I first saw this film in the weeee hours of the morning a few days into January of 2011. It was about six months into my new-found obsession with Lew Ayres and it was one of the films that really solidified my undying love for him. It’s a pretty racy film for 1948 and holds up quite wonderfully nearly seventy years later. It’s also one of the most nominated films in Academy history. Johnny Belinda was nominated for twelve Academy Awards, winning one: Best Sound, Best Score, Best Film Editing, Best B&W Cinematography, Best B&W Art Direction, Best Screenplay, Best Supporting Actor Charles Bickford, Best Supporting Actress Agnes Moorehead, Best Actor Lew Ayres, Best Actress Jane Wyman (won), Best Director and Best Picture. The other films up for Best Picture that year were The Red Shoes, The Snake Pit, The Treasure of the Sierra Madre and winner Hamlet.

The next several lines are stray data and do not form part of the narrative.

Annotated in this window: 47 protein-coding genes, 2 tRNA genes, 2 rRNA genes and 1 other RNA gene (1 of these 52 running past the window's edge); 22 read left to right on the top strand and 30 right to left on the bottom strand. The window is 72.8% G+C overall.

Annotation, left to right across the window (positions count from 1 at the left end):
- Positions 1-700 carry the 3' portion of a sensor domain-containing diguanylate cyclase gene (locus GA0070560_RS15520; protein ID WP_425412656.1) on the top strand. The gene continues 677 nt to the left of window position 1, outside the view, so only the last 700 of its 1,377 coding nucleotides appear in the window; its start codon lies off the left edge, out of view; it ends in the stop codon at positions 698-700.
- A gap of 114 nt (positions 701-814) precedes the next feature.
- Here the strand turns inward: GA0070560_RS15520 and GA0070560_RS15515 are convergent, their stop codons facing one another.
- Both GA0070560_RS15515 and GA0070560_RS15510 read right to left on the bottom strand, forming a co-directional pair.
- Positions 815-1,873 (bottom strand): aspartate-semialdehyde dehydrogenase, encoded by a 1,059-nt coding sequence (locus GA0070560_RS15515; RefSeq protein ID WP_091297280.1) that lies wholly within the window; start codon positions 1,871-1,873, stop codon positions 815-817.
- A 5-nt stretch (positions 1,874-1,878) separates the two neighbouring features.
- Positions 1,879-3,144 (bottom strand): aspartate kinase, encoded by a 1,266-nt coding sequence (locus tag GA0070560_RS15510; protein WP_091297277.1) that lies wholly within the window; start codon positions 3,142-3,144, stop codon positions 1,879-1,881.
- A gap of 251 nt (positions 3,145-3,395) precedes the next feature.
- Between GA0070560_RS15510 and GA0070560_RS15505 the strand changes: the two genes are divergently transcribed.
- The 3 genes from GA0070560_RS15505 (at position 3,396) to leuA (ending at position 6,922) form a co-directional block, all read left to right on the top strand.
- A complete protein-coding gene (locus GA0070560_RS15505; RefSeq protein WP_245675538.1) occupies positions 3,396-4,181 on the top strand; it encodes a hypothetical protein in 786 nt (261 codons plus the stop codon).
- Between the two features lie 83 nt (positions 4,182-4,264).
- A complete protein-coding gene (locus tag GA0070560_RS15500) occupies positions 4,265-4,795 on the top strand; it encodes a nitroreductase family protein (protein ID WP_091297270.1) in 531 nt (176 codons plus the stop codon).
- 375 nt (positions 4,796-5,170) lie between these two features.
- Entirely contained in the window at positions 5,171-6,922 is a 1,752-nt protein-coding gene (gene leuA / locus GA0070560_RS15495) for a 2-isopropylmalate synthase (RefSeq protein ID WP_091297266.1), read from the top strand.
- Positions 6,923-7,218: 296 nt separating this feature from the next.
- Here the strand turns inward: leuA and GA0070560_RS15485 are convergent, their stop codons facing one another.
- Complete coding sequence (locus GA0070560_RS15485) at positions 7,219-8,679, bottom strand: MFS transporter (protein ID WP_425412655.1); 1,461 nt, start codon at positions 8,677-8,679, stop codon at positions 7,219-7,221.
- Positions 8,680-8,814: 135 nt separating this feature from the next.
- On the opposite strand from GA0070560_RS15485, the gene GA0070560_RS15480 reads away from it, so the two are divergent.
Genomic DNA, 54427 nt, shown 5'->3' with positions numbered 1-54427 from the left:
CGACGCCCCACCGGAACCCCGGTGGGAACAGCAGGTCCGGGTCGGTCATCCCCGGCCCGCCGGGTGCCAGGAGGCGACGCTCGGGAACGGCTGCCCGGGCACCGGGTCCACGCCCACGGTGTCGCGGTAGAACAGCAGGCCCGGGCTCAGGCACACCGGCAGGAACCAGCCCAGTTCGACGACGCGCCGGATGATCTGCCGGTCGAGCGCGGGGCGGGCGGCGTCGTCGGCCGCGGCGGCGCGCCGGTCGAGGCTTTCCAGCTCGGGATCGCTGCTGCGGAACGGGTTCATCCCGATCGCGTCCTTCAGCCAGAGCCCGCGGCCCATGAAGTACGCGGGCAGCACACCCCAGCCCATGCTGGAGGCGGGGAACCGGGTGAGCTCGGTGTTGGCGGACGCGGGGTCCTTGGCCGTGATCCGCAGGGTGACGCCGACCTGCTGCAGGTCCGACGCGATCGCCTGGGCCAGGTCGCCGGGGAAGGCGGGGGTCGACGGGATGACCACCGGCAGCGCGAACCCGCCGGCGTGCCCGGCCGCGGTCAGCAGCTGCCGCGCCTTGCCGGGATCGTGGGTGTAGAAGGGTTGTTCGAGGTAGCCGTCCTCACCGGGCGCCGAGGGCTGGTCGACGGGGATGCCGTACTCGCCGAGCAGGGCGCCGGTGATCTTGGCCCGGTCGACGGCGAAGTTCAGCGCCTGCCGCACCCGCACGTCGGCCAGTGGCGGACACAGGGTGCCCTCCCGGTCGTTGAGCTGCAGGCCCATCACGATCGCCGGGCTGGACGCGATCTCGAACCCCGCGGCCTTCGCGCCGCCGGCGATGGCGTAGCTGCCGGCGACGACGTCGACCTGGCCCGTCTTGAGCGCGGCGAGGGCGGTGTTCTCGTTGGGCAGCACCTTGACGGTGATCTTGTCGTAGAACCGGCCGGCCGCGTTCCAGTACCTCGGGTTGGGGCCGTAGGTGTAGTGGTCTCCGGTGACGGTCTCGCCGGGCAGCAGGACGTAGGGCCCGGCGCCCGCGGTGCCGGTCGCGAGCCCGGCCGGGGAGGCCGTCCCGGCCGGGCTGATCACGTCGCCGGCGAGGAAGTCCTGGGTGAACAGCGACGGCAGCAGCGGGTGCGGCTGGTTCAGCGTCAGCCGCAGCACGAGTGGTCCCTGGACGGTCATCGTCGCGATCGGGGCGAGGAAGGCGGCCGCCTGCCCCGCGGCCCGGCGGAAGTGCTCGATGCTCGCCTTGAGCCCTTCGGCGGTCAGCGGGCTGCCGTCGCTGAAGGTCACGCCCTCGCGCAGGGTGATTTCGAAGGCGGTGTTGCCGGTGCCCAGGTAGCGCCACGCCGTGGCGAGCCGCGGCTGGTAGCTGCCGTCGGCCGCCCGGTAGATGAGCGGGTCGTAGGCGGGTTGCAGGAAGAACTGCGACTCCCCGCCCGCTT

Pola Debevoise: You know who I’d like to marry?
Loco Dempsey: Who?
Pola Debevoise: Rockefeller.
Loco Dempsey: Which one?
Pola Debevoise: I don’t care.
Loco Dempsey: I wouldn’t mind marrying a Vanderbilt.
Pola Debevoise: Or Mr. Cadillac.
Schatze Page: No such person. I checked.
Loco Dempsey: Is there a Mr. Texaco?
I simply adore this movie. It is Old Hollywood charm at its best. But it also slyly dances around certain taboo subjects (promiscuity, etc.) in quite a remarkable way, though not quite as blatantly as Otto Preminger’s 1953 film The Moon Is Blue (also starring Maggie McNamara). Three Coins In The Fountain contains some truly breathtaking color cinematography by Milton R. Krasner of Italy – and in Cinemascope, too! I would just love to see this film on the big screen. It was nominated for three Academy Awards, winning two: Best Color Cinematography (won), Best Original Song (won) and Best Picture. The other films nominated for Best Picture that year were The Cain Mutiny, The Country Girl, Seven Brides For Seven Brothers and winner On The Waterfront.